Mary McCoy is a librarian at the Los Angeles Public Library. She has also been a contributor to On Bunker Hill and the 1947 project, where she wrote stories about Los Angeles’s notorious past. She grew up in western Pennsylvania and studied at Rhodes College and the University of Wisconsin. Mary now lives in Los Angeles with her family.

Her website is mary-mccoy.com.

Around the Web

I, Claudia on Amazon

I, Claudia on Barnes and Noble

I, Claudia on Goodreads

I, Claudia Publisher Page

Tradition by Brendan Kiely

Tradition by Brandan Kiely. May 1, 2018. Margaret K. McElderry Books, 352 p. ISBN: 9781481480345.  Int Lvl: YA; Rdg Lvl: YA; Lexile: 710.

Prestigious. Powerful. Privileged. This is Fullbrook Academy, an elite prep school where history looms in the leafy branches over its brick walkways. But some traditions upheld in its hallowed halls are profoundly dangerous.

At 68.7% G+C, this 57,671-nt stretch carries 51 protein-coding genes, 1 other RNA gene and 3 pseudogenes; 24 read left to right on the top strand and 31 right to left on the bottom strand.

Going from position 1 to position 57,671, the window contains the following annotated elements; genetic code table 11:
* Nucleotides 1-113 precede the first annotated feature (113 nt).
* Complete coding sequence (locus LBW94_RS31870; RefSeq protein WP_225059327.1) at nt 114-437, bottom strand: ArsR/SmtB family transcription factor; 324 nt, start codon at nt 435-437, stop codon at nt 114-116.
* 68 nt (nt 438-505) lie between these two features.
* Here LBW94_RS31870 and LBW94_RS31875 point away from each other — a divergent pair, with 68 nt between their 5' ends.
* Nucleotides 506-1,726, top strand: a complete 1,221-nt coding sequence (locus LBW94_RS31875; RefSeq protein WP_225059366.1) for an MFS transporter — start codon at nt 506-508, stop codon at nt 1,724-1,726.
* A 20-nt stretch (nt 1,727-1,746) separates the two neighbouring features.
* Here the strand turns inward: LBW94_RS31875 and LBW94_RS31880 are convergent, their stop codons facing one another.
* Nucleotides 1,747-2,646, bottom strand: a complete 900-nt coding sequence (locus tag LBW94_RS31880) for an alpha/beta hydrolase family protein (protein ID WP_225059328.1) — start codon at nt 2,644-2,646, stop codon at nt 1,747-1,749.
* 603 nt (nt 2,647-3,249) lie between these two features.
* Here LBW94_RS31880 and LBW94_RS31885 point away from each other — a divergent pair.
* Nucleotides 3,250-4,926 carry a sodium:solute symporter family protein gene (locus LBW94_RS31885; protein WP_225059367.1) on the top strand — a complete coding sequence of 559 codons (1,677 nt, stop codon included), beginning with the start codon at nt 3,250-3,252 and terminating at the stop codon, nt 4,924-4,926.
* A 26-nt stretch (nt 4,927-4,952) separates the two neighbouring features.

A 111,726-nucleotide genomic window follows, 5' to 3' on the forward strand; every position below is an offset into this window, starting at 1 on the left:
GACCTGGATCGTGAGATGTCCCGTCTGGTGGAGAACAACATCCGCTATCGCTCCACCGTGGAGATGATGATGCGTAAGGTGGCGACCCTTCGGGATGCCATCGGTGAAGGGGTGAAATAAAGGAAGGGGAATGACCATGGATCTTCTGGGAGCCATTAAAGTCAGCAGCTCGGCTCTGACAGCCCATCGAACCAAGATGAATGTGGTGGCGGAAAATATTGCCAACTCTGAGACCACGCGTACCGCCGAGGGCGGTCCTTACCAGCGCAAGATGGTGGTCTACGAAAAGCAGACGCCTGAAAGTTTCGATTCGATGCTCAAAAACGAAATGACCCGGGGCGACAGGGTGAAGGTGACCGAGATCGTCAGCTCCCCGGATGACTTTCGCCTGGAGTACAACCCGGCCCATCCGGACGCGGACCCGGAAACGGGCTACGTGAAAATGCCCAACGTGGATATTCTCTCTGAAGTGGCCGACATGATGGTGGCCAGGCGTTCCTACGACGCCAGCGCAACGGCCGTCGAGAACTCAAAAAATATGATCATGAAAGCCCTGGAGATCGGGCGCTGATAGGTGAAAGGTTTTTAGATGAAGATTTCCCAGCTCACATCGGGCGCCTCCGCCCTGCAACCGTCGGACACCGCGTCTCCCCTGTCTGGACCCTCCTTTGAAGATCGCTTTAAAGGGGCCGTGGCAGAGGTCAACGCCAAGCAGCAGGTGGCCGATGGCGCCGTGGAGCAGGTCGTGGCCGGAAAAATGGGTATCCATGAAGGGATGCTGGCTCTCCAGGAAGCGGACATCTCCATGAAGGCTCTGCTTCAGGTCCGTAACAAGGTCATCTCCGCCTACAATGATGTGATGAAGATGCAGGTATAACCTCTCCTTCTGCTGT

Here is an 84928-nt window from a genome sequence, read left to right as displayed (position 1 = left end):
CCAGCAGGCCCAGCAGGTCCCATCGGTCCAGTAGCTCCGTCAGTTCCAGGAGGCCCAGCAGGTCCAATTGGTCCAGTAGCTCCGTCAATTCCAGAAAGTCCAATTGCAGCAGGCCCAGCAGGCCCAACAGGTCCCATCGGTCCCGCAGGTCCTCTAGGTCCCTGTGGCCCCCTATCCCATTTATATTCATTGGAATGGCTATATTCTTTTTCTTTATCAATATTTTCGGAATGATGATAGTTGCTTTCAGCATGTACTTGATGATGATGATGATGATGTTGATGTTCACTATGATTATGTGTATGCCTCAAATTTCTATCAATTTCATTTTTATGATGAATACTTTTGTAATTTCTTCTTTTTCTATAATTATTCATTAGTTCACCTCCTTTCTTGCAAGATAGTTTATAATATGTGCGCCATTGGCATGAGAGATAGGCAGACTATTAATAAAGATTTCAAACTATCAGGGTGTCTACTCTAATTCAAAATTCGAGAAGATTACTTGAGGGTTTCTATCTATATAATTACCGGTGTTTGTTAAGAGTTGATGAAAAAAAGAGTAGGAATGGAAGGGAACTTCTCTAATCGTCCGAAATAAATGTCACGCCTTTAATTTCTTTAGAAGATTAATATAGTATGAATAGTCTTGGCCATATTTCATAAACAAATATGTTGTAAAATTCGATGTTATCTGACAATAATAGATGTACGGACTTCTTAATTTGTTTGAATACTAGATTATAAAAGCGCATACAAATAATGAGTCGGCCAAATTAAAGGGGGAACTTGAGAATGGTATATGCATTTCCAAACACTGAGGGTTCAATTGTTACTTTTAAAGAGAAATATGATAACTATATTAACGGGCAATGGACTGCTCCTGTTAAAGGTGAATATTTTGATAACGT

Jules Devereux just wants to keep her head down, avoid distractions, and get into the right college, so she can leave Fullbrook and its old-boy social codes behind. She wants freedom, but ex-boyfriends and ex-best friends are determined to keep her in place.

Jamie Baxter feels like an imposter at Fullbrook, but the hockey scholarship that got him in has given him a chance to escape his past and fulfill the dreams of his parents and coaches, whose mantra rings in his ears: Don’t disappoint us.

When Jamie and Jules meet, they recognize in each other a similar instinct for survival, but at a school where girls in the student handbook are rated by their looks, athletes stack hockey pucks in dorm room windows like notches on a bedpost, and school-sponsored dances push first year girls out into the night with senior boys, the stakes for safe sex, real love, and true friendship couldn’t be higher.